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Below is the code that I am using.

I would like the output be 1.65, but I get 0.

This seems like a problem of scope. However I have declared the variable t as static, so why is the output still 0?

namespace WindowsFormsApplication1
{
    public partial class Form1 : Form
    {
        public static double t;

        private void Form1_Load(object sender, EventArgs e)
        {
            for (int i = 0; i < 100; i = i + 1)
            {
                t = (i * (1 / 60));
            }
            MessageBox.Show(Convert.ToString(t));
        }
    }
}
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3  
you reset the value of T on every iteration of the loop, so the entire loop is utterly pointless and boils down to t = (99 * 1/60) –  Marc B Feb 17 '13 at 21:59

3 Answers 3

up vote 10 down vote accepted

1 / 60 will always be 0.

You are doing integer division.

In a division operation, you need at least one of the operands to be double if you want a double result.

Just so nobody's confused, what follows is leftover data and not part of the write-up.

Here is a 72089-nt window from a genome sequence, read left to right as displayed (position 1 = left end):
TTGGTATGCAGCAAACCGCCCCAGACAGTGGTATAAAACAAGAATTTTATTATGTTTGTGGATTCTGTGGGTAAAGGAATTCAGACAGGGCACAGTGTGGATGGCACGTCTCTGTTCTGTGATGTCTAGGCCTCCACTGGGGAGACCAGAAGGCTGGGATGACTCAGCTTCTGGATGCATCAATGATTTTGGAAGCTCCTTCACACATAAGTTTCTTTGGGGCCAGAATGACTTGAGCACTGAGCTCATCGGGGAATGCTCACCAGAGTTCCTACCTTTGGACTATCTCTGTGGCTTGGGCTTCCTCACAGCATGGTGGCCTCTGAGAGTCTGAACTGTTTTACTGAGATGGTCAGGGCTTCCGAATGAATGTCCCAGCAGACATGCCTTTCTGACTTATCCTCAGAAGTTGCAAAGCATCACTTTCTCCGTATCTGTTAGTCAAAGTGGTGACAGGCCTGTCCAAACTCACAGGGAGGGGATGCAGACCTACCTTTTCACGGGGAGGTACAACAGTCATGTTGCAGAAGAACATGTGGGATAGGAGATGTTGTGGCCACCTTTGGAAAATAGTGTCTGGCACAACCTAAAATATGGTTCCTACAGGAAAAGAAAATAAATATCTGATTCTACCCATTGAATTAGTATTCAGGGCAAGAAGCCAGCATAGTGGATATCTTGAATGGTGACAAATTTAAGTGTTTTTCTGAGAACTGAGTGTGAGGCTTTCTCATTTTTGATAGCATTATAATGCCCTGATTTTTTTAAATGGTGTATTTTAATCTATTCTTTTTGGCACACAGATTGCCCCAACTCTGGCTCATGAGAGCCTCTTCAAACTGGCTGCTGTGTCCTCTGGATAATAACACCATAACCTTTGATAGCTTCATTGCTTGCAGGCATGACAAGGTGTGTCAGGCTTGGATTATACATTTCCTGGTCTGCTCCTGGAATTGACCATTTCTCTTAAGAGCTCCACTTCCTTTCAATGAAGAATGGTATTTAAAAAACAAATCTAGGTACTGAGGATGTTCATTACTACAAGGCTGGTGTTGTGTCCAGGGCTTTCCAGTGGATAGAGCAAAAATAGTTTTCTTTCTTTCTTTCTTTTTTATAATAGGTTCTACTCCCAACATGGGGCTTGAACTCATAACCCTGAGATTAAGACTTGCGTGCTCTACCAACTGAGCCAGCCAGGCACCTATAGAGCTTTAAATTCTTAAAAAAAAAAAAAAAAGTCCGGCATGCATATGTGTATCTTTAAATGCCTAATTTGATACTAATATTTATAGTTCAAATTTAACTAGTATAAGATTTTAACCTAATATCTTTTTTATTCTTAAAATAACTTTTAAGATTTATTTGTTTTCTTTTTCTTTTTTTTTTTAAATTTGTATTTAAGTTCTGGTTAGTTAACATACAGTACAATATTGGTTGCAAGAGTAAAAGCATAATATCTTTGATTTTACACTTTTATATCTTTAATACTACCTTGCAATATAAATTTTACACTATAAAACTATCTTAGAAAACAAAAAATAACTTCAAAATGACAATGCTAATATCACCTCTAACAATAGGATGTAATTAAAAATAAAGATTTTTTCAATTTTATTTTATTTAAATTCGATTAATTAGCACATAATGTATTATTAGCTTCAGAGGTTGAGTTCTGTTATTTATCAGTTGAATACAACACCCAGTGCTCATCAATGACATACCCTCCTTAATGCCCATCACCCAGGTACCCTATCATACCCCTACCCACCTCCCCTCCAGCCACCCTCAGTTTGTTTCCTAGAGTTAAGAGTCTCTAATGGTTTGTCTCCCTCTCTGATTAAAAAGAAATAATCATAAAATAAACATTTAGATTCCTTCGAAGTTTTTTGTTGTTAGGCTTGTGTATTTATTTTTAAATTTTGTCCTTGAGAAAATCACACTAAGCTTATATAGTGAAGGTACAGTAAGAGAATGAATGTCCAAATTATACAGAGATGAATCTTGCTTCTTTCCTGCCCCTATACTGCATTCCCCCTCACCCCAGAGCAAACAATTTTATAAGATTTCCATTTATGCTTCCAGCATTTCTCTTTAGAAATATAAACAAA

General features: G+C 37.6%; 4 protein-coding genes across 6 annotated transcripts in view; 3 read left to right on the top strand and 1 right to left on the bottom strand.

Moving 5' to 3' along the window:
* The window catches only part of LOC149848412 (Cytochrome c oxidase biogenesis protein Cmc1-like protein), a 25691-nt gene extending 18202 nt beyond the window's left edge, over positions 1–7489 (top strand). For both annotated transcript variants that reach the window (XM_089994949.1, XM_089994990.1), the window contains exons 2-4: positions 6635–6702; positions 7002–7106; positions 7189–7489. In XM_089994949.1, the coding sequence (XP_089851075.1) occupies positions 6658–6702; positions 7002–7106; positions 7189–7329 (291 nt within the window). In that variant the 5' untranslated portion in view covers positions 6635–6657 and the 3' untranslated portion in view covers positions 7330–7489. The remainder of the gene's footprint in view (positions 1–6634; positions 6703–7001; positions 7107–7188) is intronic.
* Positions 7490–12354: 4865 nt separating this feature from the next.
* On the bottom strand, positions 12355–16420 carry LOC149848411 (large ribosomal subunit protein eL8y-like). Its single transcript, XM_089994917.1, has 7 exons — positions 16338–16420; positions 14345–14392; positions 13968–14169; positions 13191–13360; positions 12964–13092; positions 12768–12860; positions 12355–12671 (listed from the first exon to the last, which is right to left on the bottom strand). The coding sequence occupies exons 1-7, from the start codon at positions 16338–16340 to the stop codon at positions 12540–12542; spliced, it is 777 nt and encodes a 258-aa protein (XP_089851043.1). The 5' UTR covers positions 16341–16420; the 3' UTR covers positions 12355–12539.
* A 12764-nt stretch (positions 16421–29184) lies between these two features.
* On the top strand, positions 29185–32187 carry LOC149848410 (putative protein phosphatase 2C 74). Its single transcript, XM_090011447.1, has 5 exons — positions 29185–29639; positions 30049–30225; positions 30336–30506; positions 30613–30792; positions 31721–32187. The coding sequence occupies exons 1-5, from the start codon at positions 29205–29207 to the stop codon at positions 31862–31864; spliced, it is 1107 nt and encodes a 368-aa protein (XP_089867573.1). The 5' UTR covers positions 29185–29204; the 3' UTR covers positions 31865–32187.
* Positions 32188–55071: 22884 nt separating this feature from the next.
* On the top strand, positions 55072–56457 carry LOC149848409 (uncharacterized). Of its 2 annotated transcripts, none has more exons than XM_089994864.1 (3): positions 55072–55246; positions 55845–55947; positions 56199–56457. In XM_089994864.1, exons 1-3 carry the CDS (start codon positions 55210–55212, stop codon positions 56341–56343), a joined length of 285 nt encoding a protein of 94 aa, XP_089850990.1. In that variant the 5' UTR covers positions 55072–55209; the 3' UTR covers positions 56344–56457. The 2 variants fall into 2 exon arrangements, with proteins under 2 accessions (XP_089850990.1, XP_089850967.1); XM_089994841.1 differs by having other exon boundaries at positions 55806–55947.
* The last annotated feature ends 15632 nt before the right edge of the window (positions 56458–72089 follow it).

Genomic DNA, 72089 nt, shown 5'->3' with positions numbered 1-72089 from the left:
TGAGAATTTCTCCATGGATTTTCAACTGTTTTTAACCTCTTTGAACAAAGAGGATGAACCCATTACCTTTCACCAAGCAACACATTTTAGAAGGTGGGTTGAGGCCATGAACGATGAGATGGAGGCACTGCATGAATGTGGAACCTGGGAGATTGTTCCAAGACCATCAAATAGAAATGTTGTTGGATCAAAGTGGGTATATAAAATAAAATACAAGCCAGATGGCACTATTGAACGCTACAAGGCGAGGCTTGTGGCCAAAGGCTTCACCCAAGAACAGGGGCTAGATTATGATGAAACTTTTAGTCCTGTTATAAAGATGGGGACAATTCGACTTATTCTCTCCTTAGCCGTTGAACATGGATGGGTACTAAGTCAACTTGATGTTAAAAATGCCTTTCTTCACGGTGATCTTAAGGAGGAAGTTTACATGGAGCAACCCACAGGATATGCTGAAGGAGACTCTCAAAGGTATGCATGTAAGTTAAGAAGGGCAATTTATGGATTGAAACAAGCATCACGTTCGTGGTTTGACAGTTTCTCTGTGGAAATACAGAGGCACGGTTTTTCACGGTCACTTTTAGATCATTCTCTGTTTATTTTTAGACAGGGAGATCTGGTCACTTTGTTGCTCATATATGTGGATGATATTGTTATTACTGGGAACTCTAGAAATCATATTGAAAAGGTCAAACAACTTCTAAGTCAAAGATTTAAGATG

Changing:

t = (i * (1 / 60));

To:

t = (i * (1 / 60D));

Or:

t = (i * (1D / 60));

Will solve the issue.

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1  
+1 for double constant instead of casting :) –  Sergey Berezovskiy Feb 17 '13 at 22:01
    
@lazyberezovsky - A double literal ;) –  Oded Feb 17 '13 at 22:03
    
yep, looks like 2 a.m. is a time when literals look like constants :) –  Sergey Berezovskiy Feb 17 '13 at 22:04

When you dividing integer values, you get an integer. 1 / 60 produce zero. Cast one of operands to double (double)1/60 to get correct double result. Or, when you are using constants like in this case, you can use double literals instead of integer literals.

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Why are you doing 100 divisions but only showing the messagebox once? It's the same as:

t = (99 * (1 / 60));
MessageBox.Show(Convert.ToString(t));
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That's not the "problem" here. Still It's right ;) –  Janes Abou Chleih Feb 17 '13 at 22:03
    
This is just a snippet of some debugging code that I am using in my projectile motion simulation program! :) –  user1920206 Feb 17 '13 at 22:04

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